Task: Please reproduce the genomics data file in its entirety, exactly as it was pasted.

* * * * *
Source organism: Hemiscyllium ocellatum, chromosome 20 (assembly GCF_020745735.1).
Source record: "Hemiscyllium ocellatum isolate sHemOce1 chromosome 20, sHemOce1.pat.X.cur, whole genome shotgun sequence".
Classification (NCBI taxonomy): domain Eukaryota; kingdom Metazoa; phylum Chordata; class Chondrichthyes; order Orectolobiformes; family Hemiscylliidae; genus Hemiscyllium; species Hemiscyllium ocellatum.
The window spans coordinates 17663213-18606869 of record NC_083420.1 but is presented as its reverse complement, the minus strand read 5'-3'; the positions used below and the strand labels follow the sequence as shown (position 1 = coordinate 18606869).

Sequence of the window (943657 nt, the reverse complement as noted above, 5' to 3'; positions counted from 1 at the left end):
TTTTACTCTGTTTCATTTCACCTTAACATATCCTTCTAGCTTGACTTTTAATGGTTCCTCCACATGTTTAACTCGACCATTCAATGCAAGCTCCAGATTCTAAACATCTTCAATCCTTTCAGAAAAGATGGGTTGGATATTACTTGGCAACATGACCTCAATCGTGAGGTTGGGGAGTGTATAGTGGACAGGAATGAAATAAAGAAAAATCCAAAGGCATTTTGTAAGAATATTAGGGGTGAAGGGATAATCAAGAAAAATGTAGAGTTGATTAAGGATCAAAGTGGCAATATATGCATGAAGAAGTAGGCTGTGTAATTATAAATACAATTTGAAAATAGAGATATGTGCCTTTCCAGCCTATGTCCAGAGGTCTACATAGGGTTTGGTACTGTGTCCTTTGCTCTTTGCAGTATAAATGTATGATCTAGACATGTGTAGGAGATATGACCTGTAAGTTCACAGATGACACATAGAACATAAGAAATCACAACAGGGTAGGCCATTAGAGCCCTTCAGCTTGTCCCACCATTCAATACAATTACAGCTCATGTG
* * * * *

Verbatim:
Source organism: Hemiscyllium ocellatum, chromosome 20 (assembly GCF_020745735.1).
Source record: "Hemiscyllium ocellatum isolate sHemOce1 chromosome 20, sHemOce1.pat.X.cur, whole genome shotgun sequence".
Classification (NCBI taxonomy): domain Eukaryota; kingdom Metazoa; phylum Chordata; class Chondrichthyes; order Orectolobiformes; family Hemiscylliidae; genus Hemiscyllium; species Hemiscyllium ocellatum.
The window spans coordinates 17663213-18606869 of record NC_083420.1 but is presented as its reverse complement, the minus strand read 5'-3'; the positions used below and the strand labels follow the sequence as shown (position 1 = coordinate 18606869).

Sequence of the window (943657 nt, the reverse complement as noted above, 5' to 3'; positions counted from 1 at the left end):
TTTTACTCTGTTTCATTTCACCTTAACATATCCTTCTAGCTTGACTTTTAATGGTTCCTCCACATGTTTAACTCGACCATTCAATGCAAGCTCCAGATTCTAAACATCTTCAATCCTTTCAGAAAAGATGGGTTGGATATTACTTGGCAACATGACCTCAATCGTGAGGTTGGGGAGTGTATAGTGGACAGGAATGAAATAAAGAAAAATCCAAAGGCATTTTGTAAGAATATTAGGGGTGAAGGGATAATCAAGAAAAATGTAGAGTTGATTAAGGATCAAAGTGGCAATATATGCATGAAGAAGTAGGCTGTGTAATTATAAATACAATTTGAAAATAGAGATATGTGCCTTTCCAGCCTATGTCCAGAGGTCTACATAGGGTTTGGTACTGTGTCCTTTGCTCTTTGCAGTATAAATGTATGATCTAGACATGTGTAGGAGATATGACCTGTAAGTTCACAGATGACACATAGAACATAAGAAATCACAACAGGGTAGGCCATTAGAGCCCTTCAGCTTGTCCCACCATTCAATACAATTACAGCTCATGTG